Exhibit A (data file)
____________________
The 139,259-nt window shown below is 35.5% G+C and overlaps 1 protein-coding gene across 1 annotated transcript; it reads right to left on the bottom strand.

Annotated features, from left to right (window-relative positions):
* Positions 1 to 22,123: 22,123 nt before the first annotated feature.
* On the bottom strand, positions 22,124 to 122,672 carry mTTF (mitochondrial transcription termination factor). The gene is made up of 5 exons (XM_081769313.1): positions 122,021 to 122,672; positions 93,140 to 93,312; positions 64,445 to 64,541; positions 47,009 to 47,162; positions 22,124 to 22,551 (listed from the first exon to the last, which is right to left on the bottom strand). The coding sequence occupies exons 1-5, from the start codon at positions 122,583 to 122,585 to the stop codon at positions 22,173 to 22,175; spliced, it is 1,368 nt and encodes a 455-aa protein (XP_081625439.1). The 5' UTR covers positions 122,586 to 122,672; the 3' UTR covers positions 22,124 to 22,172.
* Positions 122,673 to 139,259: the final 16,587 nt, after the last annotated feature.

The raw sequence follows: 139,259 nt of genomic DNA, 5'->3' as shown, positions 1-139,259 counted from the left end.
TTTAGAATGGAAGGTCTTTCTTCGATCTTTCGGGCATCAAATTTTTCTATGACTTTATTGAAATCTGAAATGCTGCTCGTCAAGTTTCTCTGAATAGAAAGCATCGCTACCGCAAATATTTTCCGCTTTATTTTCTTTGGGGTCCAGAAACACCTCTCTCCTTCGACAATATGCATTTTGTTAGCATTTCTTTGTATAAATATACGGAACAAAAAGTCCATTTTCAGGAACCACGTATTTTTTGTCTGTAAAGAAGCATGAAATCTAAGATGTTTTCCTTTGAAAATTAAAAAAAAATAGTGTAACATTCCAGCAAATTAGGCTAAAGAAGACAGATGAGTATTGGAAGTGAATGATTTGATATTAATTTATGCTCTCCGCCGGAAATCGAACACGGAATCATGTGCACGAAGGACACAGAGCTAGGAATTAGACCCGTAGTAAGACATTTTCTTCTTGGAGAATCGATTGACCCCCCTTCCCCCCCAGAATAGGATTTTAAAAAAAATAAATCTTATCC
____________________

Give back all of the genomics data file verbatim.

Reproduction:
The 139,259-nt window shown below is 35.5% G+C and overlaps 1 protein-coding gene across 1 annotated transcript; it reads right to left on the bottom strand.

Annotated features, from left to right (window-relative positions):
* Positions 1 to 22,123: 22,123 nt before the first annotated feature.
* On the bottom strand, positions 22,124 to 122,672 carry mTTF (mitochondrial transcription termination factor). The gene is made up of 5 exons (XM_081769313.1): positions 122,021 to 122,672; positions 93,140 to 93,312; positions 64,445 to 64,541; positions 47,009 to 47,162; positions 22,124 to 22,551 (listed from the first exon to the last, which is right to left on the bottom strand). The coding sequence occupies exons 1-5, from the start codon at positions 122,583 to 122,585 to the stop codon at positions 22,173 to 22,175; spliced, it is 1,368 nt and encodes a 455-aa protein (XP_081625439.1). The 5' UTR covers positions 122,586 to 122,672; the 3' UTR covers positions 22,124 to 22,172.
* Positions 122,673 to 139,259: the final 16,587 nt, after the last annotated feature.

The raw sequence follows: 139,259 nt of genomic DNA, 5'->3' as shown, positions 1-139,259 counted from the left end.
TTTAGAATGGAAGGTCTTTCTTCGATCTTTCGGGCATCAAATTTTTCTATGACTTTATTGAAATCTGAAATGCTGCTCGTCAAGTTTCTCTGAATAGAAAGCATCGCTACCGCAAATATTTTCCGCTTTATTTTCTTTGGGGTCCAGAAACACCTCTCTCCTTCGACAATATGCATTTTGTTAGCATTTCTTTGTATAAATATACGGAACAAAAAGTCCATTTTCAGGAACCACGTATTTTTTGTCTGTAAAGAAGCATGAAATCTAAGATGTTTTCCTTTGAAAATTAAAAAAAAATAGTGTAACATTCCAGCAAATTAGGCTAAAGAAGACAGATGAGTATTGGAAGTGAATGATTTGATATTAATTTATGCTCTCCGCCGGAAATCGAACACGGAATCATGTGCACGAAGGACACAGAGCTAGGAATTAGACCCGTAGTAAGACATTTTCTTCTTGGAGAATCGATTGACCCCCCTTCCCCCCCAGAATAGGATTTTAAAAAAAATAAATCTTATCC